Chaining sentences - (characters or character and narrator) - 'lightning cut' (film)

Significant and stylish way of connecting the end of one scene to the beginning of another

This technique was invented in film by Orson Welles and called the 'lightning cut'.

 At the end of one scene, you script a significant sentence or phrase or word - EMOTIONAL PHRASE.
 At the beginning of the succeeding scene, you use the same word of phrase. This becomes a motif for the play. FIRST CHAINING LINK (end of scene)
 This 'CHAINING' word or phrase is used by the same character? You have a strong cross-link for the listeners to follow.
 SECOND CHAINING LINK (beginning of following scene) By a different character? You have the irony of this word or phrase being used in two contrasting contexts. Sympathetic character / Bad character. Comedy / Serious. Innocent / Irony. EMOTIONAL CHARACTER (vulnerable or aggressive) and the Other (supportive friend or under attack).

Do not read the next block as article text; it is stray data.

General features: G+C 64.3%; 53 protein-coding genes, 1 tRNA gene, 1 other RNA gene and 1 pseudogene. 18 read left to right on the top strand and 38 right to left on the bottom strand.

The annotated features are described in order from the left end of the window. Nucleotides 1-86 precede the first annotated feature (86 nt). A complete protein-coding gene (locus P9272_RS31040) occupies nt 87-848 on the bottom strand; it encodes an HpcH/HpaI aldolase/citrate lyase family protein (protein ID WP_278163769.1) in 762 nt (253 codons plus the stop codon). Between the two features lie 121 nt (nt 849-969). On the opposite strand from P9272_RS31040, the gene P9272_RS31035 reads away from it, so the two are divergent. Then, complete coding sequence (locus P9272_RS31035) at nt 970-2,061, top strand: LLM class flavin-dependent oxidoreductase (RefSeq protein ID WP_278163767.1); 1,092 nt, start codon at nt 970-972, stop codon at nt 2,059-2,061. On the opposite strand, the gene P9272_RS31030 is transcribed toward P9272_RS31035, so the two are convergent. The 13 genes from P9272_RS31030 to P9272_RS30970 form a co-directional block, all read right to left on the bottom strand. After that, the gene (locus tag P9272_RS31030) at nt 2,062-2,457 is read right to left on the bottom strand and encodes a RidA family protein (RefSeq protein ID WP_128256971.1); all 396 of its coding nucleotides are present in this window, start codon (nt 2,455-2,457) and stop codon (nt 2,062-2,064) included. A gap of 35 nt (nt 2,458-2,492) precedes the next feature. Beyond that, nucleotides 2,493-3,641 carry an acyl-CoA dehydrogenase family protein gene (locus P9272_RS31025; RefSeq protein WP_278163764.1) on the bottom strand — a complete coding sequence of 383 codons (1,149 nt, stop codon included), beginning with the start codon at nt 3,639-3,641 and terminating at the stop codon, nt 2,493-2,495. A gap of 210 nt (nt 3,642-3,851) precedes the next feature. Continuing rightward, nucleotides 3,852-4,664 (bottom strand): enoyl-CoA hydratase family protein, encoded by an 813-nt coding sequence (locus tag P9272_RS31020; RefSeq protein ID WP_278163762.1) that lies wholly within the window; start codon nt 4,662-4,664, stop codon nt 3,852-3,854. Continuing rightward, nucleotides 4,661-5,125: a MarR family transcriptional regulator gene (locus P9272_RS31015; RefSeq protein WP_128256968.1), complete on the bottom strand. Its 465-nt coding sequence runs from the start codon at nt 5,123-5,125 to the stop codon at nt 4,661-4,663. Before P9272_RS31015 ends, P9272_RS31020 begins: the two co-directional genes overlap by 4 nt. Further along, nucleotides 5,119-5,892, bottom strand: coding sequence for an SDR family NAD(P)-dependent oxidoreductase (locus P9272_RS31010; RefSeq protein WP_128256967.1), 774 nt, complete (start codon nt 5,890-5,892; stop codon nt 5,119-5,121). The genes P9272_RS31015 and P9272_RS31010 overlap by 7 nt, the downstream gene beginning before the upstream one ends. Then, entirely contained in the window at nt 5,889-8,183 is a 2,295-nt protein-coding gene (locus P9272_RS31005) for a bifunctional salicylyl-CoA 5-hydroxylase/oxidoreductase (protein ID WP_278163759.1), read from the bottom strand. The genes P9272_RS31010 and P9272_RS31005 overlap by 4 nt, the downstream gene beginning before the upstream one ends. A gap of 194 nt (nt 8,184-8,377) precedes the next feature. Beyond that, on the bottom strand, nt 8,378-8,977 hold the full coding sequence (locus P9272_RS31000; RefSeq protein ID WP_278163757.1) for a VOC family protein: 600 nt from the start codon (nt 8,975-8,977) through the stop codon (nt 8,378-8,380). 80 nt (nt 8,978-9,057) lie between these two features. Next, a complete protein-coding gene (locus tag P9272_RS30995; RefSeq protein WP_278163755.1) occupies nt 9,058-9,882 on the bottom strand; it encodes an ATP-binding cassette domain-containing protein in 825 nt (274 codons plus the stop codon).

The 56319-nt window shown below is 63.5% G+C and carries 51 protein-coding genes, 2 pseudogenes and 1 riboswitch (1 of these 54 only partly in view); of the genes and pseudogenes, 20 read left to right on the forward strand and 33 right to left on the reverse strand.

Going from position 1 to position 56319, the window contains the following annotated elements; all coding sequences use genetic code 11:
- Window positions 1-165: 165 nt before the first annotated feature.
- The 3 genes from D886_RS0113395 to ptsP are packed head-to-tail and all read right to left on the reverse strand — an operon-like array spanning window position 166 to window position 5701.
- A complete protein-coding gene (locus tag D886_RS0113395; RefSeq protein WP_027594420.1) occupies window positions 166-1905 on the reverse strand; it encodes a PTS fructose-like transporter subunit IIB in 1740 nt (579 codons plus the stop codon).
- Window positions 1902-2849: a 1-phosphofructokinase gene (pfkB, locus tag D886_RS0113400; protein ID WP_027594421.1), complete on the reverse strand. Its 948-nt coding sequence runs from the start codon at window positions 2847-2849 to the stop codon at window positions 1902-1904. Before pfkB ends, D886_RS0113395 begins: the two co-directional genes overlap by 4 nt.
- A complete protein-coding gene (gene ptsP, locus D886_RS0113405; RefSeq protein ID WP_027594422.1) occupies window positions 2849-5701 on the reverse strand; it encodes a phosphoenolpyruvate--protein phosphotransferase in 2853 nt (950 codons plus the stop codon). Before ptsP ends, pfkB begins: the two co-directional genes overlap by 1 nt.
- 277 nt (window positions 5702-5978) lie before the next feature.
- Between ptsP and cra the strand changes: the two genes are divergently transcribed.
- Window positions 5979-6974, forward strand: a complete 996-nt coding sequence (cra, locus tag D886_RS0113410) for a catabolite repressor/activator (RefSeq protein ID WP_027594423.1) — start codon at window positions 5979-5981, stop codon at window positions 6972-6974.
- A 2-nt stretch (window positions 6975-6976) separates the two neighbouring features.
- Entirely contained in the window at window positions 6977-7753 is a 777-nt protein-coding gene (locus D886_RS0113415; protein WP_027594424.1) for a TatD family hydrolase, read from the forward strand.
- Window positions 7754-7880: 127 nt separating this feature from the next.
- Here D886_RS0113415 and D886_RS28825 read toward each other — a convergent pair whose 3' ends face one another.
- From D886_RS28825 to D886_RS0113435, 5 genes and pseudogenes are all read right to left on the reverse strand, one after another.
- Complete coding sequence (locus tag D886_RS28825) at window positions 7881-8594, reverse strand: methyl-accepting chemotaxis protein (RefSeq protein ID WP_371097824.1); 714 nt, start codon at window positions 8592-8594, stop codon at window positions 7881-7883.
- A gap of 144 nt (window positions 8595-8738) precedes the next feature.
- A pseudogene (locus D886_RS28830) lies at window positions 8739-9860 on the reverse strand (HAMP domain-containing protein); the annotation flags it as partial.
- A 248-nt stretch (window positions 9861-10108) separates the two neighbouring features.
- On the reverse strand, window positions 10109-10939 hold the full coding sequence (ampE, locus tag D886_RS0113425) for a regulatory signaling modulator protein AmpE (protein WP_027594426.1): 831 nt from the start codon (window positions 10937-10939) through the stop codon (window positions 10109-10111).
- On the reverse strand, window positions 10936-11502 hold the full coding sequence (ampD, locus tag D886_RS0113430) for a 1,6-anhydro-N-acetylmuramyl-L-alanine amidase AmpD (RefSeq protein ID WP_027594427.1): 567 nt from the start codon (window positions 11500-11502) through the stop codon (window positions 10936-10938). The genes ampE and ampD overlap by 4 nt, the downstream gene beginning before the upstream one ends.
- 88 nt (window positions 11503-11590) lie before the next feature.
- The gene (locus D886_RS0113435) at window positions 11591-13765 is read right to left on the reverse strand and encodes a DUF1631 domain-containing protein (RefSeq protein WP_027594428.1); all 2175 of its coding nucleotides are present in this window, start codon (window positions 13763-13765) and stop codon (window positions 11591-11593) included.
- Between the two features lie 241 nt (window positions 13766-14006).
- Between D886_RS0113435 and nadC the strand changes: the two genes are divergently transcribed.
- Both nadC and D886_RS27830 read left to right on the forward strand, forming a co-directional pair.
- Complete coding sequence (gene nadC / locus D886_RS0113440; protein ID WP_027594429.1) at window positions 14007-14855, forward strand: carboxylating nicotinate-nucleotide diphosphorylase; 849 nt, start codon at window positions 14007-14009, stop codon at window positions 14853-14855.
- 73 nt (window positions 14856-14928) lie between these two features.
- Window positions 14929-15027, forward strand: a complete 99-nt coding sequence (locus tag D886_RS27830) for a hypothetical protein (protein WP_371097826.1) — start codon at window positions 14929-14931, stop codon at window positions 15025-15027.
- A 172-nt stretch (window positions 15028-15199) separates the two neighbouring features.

FIRST CHAINING LINK (end of scene) - emotional, significant / SECOND CHAINING LINK (beginning of following scene) can be throwaway, innocent.
  To build to the end of the scene for CHAINING - see INTENSIFYING THE MOMENT - discover the intense moments within your scenes

EXAMPLE: The listener has the enjoyment of hearing the re-use and experiencing the ironic insight. This was used to great effect by Anthony Minghella in 'Cigarettes and Chocolate'.

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CONTINUING THROUGH THE SITE:    doubling sentences - overlapping (narrator and protagonist)  and  economy rule 

Styles of production, directing and post-production

    chaining sentences - (characters or character and narrator)

  doubling sentences - overlapping

(narrator and protagonist) 

  economy rule 

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